How to start a nonprofit in Ohio Step 4: Obtain Federal Tax-Exempt Status

Image displaying which form, 1023, 1023-EZ, or 1024, is right for you

To be recognized as a tax-exempt organization in Ohio you must file Form 1023, 1023-EZ, or 1024 with the IRS. But which form is right for your organization? Use our flow chart above or continue reading to learn more about your options. Filing the wrong form with the IRS can cause it to be denied or cause issues down the road.

Form 1023

Form 1023 is used by larger nonprofit startups, nonprofits of certain types, or those expecting significant revenue. It is required for organizations anticipating more than $50,000 in annual revenue within the first three years or having assets over $250,000. Churches, schools and hospitals are also required to file Form 1023. The filing fee for Form 1023 is $600. Processing typically takes 6-10 months, but it can be longer depending on the IRS workload. This form is more comprehensive, requiring detailed information about the organization’s structure, operations, finances, and governance.

Form 1023-EZ

For smaller nonprofits, there is a simplified application called Form 1023-EZ. It is designed for nonprofits with assets of $250,000 or less and annual revenue expectations of $50,000 or less. Form 1023-EZ filing fees are $275. Processing can take anywhere from two to four weeks, on average. Compared to Form 1023, this form is shorter, more straightforward, and requires fewer specific details.

To find out if you are eligible for Form 1023-EZ, begin by evaluating your projected income, including donations and anything you might charge for your services. If you have donors, companies or grant providers who already want to fund you, take those funds into account. If each of your first three years falls under $50,000, and your nonprofit isn’t a church, school or hospital, it’s likely you’ll be allowed to do Form 1023-EZ. 

If you’re not sure how much your nonprofit will bring in, that’s okay! The IRS asks you to make your best faith estimate. If you truly have no idea and don’t have a lot of initial funding lined up, you’ll probably be allowed to file the 1023-EZ. There are no penalties or differences in your tax exempt status if you file the 1023-EZ. If your organization does go over the $50,000 threshold unexpectedly, just make sure to report that on your 990. You won’t have to go back and file another Form 1023 if you surpass $50,000.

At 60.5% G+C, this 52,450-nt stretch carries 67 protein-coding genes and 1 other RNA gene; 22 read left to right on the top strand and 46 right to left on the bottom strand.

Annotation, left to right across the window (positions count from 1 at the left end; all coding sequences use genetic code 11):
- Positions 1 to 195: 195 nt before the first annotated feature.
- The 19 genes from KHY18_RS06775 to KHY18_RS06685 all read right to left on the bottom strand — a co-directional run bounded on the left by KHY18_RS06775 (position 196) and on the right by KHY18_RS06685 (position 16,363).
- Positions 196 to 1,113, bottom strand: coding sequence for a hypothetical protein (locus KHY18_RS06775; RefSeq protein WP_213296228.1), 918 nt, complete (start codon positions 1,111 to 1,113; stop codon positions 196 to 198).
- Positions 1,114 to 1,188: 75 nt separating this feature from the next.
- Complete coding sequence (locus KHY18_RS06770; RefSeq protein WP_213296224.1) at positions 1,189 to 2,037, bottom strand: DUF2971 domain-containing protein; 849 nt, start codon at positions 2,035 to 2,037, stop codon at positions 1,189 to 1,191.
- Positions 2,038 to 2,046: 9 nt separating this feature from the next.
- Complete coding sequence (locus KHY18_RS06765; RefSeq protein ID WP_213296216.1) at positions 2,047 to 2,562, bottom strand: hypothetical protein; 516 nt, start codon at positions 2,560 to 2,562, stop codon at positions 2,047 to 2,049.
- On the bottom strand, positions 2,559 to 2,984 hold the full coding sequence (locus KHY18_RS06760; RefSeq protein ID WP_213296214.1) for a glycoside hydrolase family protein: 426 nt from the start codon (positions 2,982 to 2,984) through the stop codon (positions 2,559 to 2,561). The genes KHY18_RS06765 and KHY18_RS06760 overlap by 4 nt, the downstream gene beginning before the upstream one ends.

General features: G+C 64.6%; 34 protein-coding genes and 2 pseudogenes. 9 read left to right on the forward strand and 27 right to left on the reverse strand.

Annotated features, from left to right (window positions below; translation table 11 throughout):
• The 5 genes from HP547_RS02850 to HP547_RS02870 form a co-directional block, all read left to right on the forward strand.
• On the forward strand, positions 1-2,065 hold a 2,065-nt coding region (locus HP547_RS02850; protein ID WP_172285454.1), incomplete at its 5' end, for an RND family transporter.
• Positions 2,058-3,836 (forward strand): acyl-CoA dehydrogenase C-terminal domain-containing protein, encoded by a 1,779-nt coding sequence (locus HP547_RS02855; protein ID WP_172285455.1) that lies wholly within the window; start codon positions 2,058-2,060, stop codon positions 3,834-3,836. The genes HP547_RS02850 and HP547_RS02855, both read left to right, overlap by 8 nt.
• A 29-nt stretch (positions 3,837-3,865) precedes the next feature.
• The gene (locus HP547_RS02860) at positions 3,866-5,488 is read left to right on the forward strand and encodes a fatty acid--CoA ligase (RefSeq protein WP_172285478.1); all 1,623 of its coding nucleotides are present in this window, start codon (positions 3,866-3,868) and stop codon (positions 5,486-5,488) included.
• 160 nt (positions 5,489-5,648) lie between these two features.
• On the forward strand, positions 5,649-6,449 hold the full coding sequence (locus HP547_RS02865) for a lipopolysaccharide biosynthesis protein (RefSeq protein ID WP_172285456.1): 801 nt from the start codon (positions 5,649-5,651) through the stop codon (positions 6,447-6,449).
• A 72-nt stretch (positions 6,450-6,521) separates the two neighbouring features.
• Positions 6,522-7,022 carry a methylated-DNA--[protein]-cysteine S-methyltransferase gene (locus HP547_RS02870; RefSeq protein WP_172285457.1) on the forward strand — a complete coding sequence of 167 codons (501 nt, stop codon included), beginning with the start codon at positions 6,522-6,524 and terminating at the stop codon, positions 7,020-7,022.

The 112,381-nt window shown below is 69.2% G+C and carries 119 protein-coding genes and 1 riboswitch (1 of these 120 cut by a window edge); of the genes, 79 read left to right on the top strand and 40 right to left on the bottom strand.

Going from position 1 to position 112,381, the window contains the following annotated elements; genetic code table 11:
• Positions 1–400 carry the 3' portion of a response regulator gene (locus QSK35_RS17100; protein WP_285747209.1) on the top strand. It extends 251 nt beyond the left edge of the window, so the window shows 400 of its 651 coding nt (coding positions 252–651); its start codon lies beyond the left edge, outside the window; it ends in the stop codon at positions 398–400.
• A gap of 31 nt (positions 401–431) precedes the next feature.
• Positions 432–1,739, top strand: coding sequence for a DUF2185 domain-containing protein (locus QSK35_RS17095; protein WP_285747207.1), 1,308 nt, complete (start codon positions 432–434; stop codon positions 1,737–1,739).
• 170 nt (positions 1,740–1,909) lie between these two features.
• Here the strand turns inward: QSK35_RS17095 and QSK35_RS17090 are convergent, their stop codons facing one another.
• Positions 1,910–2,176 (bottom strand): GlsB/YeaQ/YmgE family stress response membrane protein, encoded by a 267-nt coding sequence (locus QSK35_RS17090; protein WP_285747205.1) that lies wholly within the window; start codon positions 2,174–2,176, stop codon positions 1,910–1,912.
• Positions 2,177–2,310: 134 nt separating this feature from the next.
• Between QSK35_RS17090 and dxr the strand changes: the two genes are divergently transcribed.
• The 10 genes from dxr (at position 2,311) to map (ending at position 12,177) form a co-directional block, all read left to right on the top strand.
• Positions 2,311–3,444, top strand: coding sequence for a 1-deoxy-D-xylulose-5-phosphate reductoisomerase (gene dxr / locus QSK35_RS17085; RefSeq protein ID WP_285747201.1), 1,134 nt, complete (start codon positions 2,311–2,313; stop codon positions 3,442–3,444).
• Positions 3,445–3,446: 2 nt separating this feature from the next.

Once one of these forms have been approved you will receive your IRS determination letter which is a letter that proves your tax-exemption status! After receiving this letter your nonprofit is officially tax exempt!

Image showing the difference between form 1023-Ez and form 1023

If you’d like us to complete the 1023, 1023-EZ or 1024 for your organization, please get in touch! We’re happy to help. 

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Form 1024 

Unlike Form 1023 and Form 1023-EZ, which specifically seek recognition as a 501c3 tax-exempt entity, Form 1024 is great for other types of tax-exempt organizations like social welfare organizations (501c4), labor agricultural organizations (501c5), and business leagues (501c6). Like Form 1023 and Form 1023-EZ, Form 1024 requires detailed information on your organization: its activities, governance structure, and financials. The filing fee for Form 1024 is $600. The approval times can expect to be around 7-10 months, the times can be found here.

How to start a nonprofit in Ohio Step 5: Additional Documents

Every state has different requirements needed for nonprofits. Here is a list of additional documents to consider when you are learning how to start a nonprofit in Ohio.